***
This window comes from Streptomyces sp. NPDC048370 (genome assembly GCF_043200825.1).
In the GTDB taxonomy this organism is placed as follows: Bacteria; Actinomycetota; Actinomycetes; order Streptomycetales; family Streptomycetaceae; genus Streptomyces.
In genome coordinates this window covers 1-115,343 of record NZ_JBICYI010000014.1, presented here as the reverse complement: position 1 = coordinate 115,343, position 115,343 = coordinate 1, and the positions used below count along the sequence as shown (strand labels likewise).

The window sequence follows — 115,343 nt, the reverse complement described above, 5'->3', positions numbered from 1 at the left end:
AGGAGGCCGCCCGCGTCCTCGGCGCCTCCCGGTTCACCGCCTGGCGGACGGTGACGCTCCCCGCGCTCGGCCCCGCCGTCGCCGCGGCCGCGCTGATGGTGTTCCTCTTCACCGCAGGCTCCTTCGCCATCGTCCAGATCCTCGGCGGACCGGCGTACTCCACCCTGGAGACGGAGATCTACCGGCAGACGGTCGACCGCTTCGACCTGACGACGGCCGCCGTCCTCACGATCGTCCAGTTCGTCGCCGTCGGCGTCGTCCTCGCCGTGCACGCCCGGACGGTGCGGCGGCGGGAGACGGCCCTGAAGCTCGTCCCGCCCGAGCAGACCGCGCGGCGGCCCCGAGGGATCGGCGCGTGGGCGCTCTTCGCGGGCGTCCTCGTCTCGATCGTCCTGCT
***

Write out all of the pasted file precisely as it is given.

This window comes from Streptomyces sp. NPDC048370 (genome assembly GCF_043200825.1).
In the GTDB taxonomy this organism is placed as follows: Bacteria; Actinomycetota; Actinomycetes; order Streptomycetales; family Streptomycetaceae; genus Streptomyces.
In genome coordinates this window covers 1-115,343 of record NZ_JBICYI010000014.1, presented here as the reverse complement: position 1 = coordinate 115,343, position 115,343 = coordinate 1, and the positions used below count along the sequence as shown (strand labels likewise).

The window sequence follows — 115,343 nt, the reverse complement described above, 5'->3', positions numbered from 1 at the left end:
AGGAGGCCGCCCGCGTCCTCGGCGCCTCCCGGTTCACCGCCTGGCGGACGGTGACGCTCCCCGCGCTCGGCCCCGCCGTCGCCGCGGCCGCGCTGATGGTGTTCCTCTTCACCGCAGGCTCCTTCGCCATCGTCCAGATCCTCGGCGGACCGGCGTACTCCACCCTGGAGACGGAGATCTACCGGCAGACGGTCGACCGCTTCGACCTGACGACGGCCGCCGTCCTCACGATCGTCCAGTTCGTCGCCGTCGGCGTCGTCCTCGCCGTGCACGCCCGGACGGTGCGGCGGCGGGAGACGGCCCTGAAGCTCGTCCCGCCCGAGCAGACCGCGCGGCGGCCCCGAGGGATCGGCGCGTGGGCGCTCTTCGCGGGCGTCCTCGTCTCGATCGTCCTGCT